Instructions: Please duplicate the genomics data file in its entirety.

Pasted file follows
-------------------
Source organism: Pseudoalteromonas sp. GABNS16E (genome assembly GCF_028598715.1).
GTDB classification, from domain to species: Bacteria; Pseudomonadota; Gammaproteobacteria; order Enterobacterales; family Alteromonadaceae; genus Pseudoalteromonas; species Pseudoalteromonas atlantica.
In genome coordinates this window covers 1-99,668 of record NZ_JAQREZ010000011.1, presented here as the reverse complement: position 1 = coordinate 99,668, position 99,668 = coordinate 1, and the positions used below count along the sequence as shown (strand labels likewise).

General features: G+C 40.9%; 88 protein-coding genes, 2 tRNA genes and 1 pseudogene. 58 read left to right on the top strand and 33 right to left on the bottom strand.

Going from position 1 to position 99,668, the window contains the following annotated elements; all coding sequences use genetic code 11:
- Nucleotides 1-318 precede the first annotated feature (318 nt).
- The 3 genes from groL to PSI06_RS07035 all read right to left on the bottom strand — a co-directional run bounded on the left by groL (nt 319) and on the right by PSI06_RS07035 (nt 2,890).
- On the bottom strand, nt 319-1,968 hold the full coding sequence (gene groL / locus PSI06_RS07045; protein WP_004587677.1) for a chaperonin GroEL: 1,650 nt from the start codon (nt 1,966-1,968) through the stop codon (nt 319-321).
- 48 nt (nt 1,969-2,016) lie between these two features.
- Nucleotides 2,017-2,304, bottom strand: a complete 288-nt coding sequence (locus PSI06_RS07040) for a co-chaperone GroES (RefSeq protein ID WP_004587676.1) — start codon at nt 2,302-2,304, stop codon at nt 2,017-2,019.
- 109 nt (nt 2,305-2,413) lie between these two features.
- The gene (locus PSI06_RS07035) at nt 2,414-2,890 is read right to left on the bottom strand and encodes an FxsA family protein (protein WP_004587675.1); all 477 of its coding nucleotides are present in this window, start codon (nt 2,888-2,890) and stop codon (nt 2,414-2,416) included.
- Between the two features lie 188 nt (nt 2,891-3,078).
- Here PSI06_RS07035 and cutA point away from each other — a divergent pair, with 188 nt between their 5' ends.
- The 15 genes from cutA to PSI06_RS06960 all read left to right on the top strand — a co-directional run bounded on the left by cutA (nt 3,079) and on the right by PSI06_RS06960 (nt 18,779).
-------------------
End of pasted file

Source organism: Pseudoalteromonas sp. GABNS16E (genome assembly GCF_028598715.1).
GTDB classification, from domain to species: Bacteria; Pseudomonadota; Gammaproteobacteria; order Enterobacterales; family Alteromonadaceae; genus Pseudoalteromonas; species Pseudoalteromonas atlantica.
In genome coordinates this window covers 1-99,668 of record NZ_JAQREZ010000011.1, presented here as the reverse complement: position 1 = coordinate 99,668, position 99,668 = coordinate 1, and the positions used below count along the sequence as shown (strand labels likewise).

General features: G+C 40.9%; 88 protein-coding genes, 2 tRNA genes and 1 pseudogene. 58 read left to right on the top strand and 33 right to left on the bottom strand.

Going from position 1 to position 99,668, the window contains the following annotated elements; all coding sequences use genetic code 11:
- Nucleotides 1-318 precede the first annotated feature (318 nt).
- The 3 genes from groL to PSI06_RS07035 all read right to left on the bottom strand — a co-directional run bounded on the left by groL (nt 319) and on the right by PSI06_RS07035 (nt 2,890).
- On the bottom strand, nt 319-1,968 hold the full coding sequence (gene groL / locus PSI06_RS07045; protein WP_004587677.1) for a chaperonin GroEL: 1,650 nt from the start codon (nt 1,966-1,968) through the stop codon (nt 319-321).
- 48 nt (nt 1,969-2,016) lie between these two features.
- Nucleotides 2,017-2,304, bottom strand: a complete 288-nt coding sequence (locus PSI06_RS07040) for a co-chaperone GroES (RefSeq protein ID WP_004587676.1) — start codon at nt 2,302-2,304, stop codon at nt 2,017-2,019.
- 109 nt (nt 2,305-2,413) lie between these two features.
- The gene (locus PSI06_RS07035) at nt 2,414-2,890 is read right to left on the bottom strand and encodes an FxsA family protein (protein WP_004587675.1); all 477 of its coding nucleotides are present in this window, start codon (nt 2,888-2,890) and stop codon (nt 2,414-2,416) included.
- Between the two features lie 188 nt (nt 2,891-3,078).
- Here PSI06_RS07035 and cutA point away from each other — a divergent pair, with 188 nt between their 5' ends.
- The 15 genes from cutA to PSI06_RS06960 all read left to right on the top strand — a co-directional run bounded on the left by cutA (nt 3,079) and on the right by PSI06_RS06960 (nt 18,779).